Tuesday, November 01, 2005

It's been a rough few weeks...

I was on vacation in Palm Springs, I was coping with a death in the family (my dad), and I was dealing with some personal medical issues (as I write this, I am in bed with my good cat by my feet and an ice pack on my man parts- you don't want to know). I wonder if I've missed anything....

So Harriet Miers got shaq-fu'd by the far right. The Administration really miscalculated here- in their strong desire to avoid a major showdown, they sent up an unknown quantity with immense personal loyalty to the President. The activists in the party, however, wanted the very showdown the WH sought to avoid. The far right wants someone who will not mince words, who will take firm positions, who will state what he believes and force the other side to make a move (i.e. filibuster).

I think they got their man. Samuel Alito, AKA "Scalito," is an avowed conservative with impeccable credentials. Yale Law School, Third Circuit, US Attorney, Solicitor General's office- no question that he has the background. I worry about his judicial philosophy, however. He wrote an opinion upholding Pennsylvania's repressive and bizaare abortion law- which opinion was overturned by the Supreme Court in Planned Parenthood v. Casey. The President introduced him as someone who would not "legislate from the bench," and would "strictly interpret" the Constitution.

However, I have read a number of his opinions this morning. He has overturned murder convictions, upheld free speech and free press rights, and generally seems to get things right. Is this an instance in which a mid-level appellate judge is simply following precedent with which I agree, or is it a sign that terms like "conservative" and "liberal" are too imprecise to be meaningful when it comes to the judiciary?

The bottom line is that I don't know. I remember that I thought Justice Souter was going to be a yes-man for G.H.W. Bush- I could not have been more wrong. Souter was described as a judicial conservative during his tenure on the New Hampshire Supreme Court, and indeed he was. Remember, however, what judicial conservatism means- respect for precedent, and respect for the legislature. New Hampshire is known to be a somewhat right leaning state (by New England standards at least). Respect for a right leaning legislature, and respect for precedent equals a general distaste for broad policy making from the bench.

Once elevated to SCOTUS, however, Justice Souter remained a judicial conservative, but with considerably more lefty precedent before him. Certainly, Justice Souter is not afraid to overturn legislation or to overrule precedent- he is just reluctant to do so. I cannot recall him writing a major, world turning opinion. That is not his style; and that is the essence of judicial conservatism.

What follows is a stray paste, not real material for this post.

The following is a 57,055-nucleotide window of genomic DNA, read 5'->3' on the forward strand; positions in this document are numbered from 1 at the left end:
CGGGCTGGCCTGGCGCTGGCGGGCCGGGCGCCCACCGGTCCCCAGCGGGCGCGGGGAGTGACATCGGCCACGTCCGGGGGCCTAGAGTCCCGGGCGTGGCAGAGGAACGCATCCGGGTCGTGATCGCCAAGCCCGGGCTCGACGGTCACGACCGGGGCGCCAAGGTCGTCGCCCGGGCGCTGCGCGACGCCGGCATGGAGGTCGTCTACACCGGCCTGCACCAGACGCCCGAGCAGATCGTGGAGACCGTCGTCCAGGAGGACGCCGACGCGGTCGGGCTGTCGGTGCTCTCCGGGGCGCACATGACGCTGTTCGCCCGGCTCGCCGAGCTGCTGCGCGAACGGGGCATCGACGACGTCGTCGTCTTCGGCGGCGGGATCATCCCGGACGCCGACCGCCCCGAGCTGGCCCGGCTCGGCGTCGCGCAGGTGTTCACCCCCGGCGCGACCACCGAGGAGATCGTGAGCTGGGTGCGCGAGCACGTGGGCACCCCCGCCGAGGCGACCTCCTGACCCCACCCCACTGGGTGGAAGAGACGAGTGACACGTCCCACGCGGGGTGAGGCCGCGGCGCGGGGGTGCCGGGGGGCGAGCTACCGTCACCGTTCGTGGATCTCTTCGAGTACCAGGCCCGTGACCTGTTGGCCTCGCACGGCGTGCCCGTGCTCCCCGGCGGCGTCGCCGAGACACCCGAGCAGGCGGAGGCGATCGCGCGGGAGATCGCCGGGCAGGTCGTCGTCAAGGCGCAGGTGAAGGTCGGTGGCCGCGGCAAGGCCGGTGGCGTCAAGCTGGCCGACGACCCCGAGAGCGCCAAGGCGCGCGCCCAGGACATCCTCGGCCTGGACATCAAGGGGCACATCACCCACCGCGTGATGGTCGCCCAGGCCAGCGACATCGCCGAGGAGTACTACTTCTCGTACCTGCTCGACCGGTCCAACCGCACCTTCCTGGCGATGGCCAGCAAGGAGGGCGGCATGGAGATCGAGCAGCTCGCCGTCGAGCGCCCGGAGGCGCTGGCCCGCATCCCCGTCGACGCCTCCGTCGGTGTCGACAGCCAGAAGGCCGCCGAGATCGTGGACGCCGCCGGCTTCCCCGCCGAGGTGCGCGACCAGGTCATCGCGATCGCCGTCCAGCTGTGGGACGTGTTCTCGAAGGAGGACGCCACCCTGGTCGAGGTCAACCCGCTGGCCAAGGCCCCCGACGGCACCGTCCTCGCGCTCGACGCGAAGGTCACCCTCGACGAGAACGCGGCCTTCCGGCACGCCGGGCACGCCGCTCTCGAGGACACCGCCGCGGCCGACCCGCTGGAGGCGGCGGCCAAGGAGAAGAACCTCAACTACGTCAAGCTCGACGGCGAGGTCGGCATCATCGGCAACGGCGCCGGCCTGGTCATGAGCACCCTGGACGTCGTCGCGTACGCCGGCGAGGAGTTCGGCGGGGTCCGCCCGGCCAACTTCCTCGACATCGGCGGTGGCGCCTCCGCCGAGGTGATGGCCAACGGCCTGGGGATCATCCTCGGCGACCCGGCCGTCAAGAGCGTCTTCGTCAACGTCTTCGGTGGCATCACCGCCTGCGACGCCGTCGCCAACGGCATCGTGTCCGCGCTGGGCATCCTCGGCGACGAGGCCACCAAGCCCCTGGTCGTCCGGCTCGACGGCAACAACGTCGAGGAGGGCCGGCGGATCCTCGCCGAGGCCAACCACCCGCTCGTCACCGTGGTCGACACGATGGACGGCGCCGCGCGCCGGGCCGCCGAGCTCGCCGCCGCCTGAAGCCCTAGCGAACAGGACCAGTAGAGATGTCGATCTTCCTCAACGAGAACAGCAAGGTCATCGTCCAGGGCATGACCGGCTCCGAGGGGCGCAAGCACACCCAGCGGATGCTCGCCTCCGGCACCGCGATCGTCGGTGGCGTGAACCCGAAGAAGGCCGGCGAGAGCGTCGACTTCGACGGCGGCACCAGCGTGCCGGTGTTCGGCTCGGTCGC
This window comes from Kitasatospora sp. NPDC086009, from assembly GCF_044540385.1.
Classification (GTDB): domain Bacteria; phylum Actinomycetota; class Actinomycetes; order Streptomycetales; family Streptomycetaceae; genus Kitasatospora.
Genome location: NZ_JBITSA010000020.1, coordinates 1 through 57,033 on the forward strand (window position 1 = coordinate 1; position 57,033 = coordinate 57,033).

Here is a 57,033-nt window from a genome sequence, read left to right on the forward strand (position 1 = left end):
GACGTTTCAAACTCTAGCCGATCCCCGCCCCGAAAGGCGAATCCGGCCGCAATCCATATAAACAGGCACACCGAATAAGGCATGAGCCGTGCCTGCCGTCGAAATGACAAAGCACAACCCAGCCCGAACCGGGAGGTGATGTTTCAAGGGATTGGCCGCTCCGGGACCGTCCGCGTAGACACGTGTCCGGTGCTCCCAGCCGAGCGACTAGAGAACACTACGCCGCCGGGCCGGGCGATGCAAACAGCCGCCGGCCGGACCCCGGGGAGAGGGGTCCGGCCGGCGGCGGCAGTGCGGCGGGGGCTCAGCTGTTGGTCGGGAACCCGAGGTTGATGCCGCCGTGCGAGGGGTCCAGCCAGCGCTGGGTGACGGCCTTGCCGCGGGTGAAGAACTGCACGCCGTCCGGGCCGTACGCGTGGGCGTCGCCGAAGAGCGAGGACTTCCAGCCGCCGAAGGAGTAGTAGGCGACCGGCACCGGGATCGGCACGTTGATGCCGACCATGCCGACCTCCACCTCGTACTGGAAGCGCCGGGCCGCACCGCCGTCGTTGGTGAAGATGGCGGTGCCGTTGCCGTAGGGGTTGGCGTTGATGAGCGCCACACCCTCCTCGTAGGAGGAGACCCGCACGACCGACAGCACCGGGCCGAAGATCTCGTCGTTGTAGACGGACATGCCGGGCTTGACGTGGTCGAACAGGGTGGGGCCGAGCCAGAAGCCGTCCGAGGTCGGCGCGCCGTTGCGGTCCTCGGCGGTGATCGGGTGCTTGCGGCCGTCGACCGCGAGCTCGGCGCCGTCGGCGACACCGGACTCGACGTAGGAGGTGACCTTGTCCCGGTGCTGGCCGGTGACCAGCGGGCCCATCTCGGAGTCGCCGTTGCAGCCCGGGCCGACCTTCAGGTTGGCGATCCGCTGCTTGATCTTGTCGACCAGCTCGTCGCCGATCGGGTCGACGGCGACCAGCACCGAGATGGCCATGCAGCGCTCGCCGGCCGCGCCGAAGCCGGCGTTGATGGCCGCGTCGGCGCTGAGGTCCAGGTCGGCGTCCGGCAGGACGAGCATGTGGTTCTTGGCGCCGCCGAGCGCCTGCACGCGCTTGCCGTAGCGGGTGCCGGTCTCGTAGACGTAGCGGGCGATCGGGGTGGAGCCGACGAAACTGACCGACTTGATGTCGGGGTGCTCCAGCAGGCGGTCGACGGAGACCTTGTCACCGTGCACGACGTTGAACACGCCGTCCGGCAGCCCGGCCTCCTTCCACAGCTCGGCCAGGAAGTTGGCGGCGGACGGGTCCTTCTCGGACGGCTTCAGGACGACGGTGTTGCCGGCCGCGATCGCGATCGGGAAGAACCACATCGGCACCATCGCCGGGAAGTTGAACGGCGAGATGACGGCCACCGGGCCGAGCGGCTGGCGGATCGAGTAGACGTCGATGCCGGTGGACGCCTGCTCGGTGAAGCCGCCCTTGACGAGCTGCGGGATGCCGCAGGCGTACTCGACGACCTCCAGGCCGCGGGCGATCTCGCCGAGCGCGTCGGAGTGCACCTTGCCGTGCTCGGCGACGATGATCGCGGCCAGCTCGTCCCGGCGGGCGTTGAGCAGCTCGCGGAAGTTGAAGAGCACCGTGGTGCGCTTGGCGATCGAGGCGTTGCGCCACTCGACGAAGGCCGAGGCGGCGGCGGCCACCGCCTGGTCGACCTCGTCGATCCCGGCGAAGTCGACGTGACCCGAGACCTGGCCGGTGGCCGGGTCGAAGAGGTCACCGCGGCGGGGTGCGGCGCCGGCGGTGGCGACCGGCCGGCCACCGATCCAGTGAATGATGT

"Strict constructionism" is a buzzword, an imprecise description for a number of judicial theories that do not mean the same thing, and that do not always coem to the same conclusions Scalia's originalism, Thomas' naturalism, and Black's literalism both fall under the rubric of strict contructionism, but sometimes arrive at differing results.

What will Judge Alito do on the big bench? I don't know. Will he rewrite the rules to suit his whim, or will he do so only when it is necessary? Whatever he is, I doubt that he will simply be a yes man. He has too many years on the bench behind him, and too much respect for the Court to do that. I know that he will be confirmed, and I am slowly beginning to think that he should be confirmed- despite my reservations.

TOLD YA SO- So it's official: 2005 is now the worst Atlantic hurricane season on record. We have run out of names-resorting to the use of Greek letters- and we have a month to go before it ends. As I wrote after Katrina, it is more than a coincidence that hurricane activity has been on the rise in the past ten to fifteen years. Global warning is real and it is dangerous. Cities have been destroyed and lives are in real danger. It has crossed the threshold from environmental concern to national security concern. The administration constantly sides with business over people, with profits over security. And the profits are immense.

Leadership is the ability to foresee circumstances and adapt, it is the ability to get your people on board before there is even a board to jump on, and it is the ability to do what is right- even if it is unpopular.

By those standards, we have no leadership.

3 comments:

Andrew said...

Are we therefore to conclude that 1950, the year of the previous record, was also a year of runaway global warming?

Charlie said...

Not necessarily- there have been exceptional hurricane seasons in the past. However, when you consider that 6 of the last 10 hurricane seasons rank in the top 10 by cyclonic energy, and that five of the 10 most intense hurricanes in history have occurred since 1998, and that EVERY YEAR since 2000 has been in the top 10 in total storms, I think it is apparent that we are trending toward more intense and frequent tropical cyclones. And what is the most important factor in cyclone formation- warm water.

These things don't form by accident- we are trending warmer, we are trending to more intense storm activity. The two are related.

Andrew said...

I can see all of that...but what's the solution? I'm not convinced that this is entirely or even chiefly a man-made phenomenon.